Coming off of two crazy busy months with entirely too much work, I am looking to take charge of my finances and fitness by setting some May goals.
For the past two years, I have set two monthly goals, each and every month. Errr, well, I missed March and April. I try to set one fitness goal and one financial goal. This helps keep my natural lazy tendencies at bay and stay motivated to build health and wealth.
I have mentioned several times in various blog articles, that my career as a pediatric nurse means winters are my time to hustle. With increased patient volumes during flu season the demand for nurses skyrockets. To meet the demand, hospitals increase the number of staff leading to an abundance of overtime shifts. From January to March, my days off are very limited.
With much of the business of winter behind me, it is time to get back to basics and set a few goals for May.
Expense Tracking Experiment
In April, our family saved 53.9% of our gross income. So where did the 46.1% of our income that we spent go? I don’t know….well I have a general idea but I couldn’t tell you exact numbers.
Oddly with as far as we have progressed down the path to financial freedom, we have done so without obsessively tracking expenses or budgets. For May that is about to change.
With my new found love of spreadsheets, I plan to create an expense tracker and more closely see where our spending goes. I will block 5-10 minutes from my mornings to update my expense tracker spreadsheet and create a habit of becoming better connected with where our money is going.
Why expense tracking is important
- your emergency fund is based on 3-6 months of expenses.
- expense tracking is a useful tool to cut meaningless spending.
Over the years our expenses have grown. Not only from lifestyle creep but also from inflation. Our mortgage has increased due to increased property taxes and our grocery budget has increased due to teenage boys and food inflation. These are just a couple of the examples of how our life has become more expensive and our emergency fund may be out of date.
By getting a clearer understanding of our monthly expenses, I will know if it is time to increase what we hold in an emergency fund.
10 No-Spend Days
Several months ago, way back in January, I set a 10-day no-spend goal and came up short. Welp, we hit 9 days, and I’m going to give this one another try. As it turns out, a 10-day no-spend challenge was damn hard.
Related: No Spend Days Done 2 Ways
Why is this challenge so hard? Mostly because of how I structure the rules for myself. Simply put, by my own volition, I can not spend any money on a no-spend day. No quick trip to the store, no drink at Starbucks, and no eating out because we don’t feel like cooking. NO, NO, NO. To string together 10 of these days in a month takes some planning and that is something I suck at.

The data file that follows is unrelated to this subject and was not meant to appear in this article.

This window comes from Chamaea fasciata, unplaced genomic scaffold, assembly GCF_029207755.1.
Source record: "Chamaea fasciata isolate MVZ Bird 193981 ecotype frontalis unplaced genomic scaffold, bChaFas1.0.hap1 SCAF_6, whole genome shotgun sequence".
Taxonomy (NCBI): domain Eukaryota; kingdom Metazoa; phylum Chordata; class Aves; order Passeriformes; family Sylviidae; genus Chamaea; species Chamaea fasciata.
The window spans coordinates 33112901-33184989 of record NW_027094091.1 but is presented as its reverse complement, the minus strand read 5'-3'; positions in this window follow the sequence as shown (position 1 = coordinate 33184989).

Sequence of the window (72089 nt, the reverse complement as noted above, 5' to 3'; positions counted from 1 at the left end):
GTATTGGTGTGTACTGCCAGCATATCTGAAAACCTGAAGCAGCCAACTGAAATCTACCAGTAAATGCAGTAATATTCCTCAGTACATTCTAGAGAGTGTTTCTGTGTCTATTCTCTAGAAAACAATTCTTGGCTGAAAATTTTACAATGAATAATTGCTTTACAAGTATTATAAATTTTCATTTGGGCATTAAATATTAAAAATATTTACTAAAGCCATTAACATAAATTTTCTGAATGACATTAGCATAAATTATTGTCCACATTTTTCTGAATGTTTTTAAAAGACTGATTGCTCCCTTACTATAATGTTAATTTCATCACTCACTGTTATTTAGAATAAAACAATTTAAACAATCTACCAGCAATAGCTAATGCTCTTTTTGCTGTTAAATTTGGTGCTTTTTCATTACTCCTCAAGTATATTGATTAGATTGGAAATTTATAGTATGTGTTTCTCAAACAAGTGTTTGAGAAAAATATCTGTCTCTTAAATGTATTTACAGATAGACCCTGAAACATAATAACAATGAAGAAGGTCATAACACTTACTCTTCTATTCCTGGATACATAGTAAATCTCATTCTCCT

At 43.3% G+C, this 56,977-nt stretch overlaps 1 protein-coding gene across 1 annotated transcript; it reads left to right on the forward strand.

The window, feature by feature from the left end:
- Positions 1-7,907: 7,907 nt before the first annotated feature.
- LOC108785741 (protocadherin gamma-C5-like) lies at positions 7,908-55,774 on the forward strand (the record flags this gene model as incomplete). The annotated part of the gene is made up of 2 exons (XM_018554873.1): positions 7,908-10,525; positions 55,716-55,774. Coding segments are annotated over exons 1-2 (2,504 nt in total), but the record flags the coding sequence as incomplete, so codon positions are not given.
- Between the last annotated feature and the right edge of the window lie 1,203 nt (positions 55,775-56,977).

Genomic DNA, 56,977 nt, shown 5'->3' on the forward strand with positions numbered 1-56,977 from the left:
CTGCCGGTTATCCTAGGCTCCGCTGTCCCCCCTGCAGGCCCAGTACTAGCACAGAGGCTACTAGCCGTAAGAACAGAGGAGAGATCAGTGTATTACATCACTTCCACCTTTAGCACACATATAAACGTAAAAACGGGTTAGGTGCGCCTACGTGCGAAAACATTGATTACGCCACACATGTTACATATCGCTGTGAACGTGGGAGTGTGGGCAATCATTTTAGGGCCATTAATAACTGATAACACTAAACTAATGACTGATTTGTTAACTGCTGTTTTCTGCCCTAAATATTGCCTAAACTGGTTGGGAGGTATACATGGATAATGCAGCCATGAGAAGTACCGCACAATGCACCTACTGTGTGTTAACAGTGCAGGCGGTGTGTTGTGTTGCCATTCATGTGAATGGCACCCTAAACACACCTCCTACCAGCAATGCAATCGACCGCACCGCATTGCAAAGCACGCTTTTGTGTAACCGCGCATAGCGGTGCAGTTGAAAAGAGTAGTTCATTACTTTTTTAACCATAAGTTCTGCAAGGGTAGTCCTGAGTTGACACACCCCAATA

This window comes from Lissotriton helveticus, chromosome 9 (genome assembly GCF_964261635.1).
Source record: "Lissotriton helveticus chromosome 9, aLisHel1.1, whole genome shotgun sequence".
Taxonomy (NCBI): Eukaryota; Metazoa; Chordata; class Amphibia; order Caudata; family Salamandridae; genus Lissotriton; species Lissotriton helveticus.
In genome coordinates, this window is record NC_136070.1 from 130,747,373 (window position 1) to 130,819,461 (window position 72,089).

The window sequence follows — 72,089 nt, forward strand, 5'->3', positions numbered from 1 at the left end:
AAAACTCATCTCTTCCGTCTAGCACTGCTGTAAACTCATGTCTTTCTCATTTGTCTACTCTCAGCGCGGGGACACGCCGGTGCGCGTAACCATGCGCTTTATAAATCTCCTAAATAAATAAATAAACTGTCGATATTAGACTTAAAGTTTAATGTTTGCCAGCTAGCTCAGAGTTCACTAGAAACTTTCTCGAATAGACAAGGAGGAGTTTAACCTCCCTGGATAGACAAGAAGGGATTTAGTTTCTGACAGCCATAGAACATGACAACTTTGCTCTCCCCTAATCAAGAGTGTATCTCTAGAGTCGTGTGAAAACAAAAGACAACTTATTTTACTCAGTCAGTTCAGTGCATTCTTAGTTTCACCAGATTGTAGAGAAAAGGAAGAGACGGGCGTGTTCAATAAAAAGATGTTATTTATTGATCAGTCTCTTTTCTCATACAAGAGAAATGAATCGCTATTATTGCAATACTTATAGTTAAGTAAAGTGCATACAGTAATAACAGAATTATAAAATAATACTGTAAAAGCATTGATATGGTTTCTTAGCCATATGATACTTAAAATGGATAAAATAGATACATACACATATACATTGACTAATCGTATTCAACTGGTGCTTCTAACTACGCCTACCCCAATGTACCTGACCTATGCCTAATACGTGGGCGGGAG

A no-spend challenge forces you to get outside of your comfy routine. Our meal planning and grocery shopping behaviors are altered for the better during one of these challenges and somewhere along the way it turns into a game of how many days can we avoid spending money in a month. If you have never tried no-spend days you should give them a shot.
In 2018, I amassed a whopping 5,234,100 steps, exceeding A 5-million-step-goal gauntlet thrown down by Angela, from the blog, Tread Lightly Retire Early. We engaged in a friendly step challenge for much of the year, pushing ourselves when we didn’t necessarily feel like being active.
The funny thing about hitting a step goal such as 5 million steps is, I don’t think I can be comfortable with myself underperforming last years total. It’s like being awesome once and then giving up. It certainly doesn’t fit with my personal mantra of continual improvement.
Why count steps? I find steps are easy to track. My iWatch converts various activities, from running to biking into steps. Tracking this one metric gives me a good idea of my overall fitness level.
Looking at my steps thus far in 2019, I have averaged a lackluster 13,551. At this pace, I would fall short of 5 million steps for 2019. To kick things up a notch, I am setting a step goal for May of 450,000 steps. I need to average 14,516 steps per day. This is a stretch for me but I think I can muster adding 1,000 steps per day to my average.
There they are, my May goals. Expense tracking, 10 no-spend days and 450,000 steps. These goals should shake me out of my winter stupor and start the transition into the more active spring and summer months.
What are your goals for May? I would love to hear your big plans for the coming month. If you have questions about my goals or want to share your goals, head over to The Smart FI Facebook Group where I currently have a discussion started.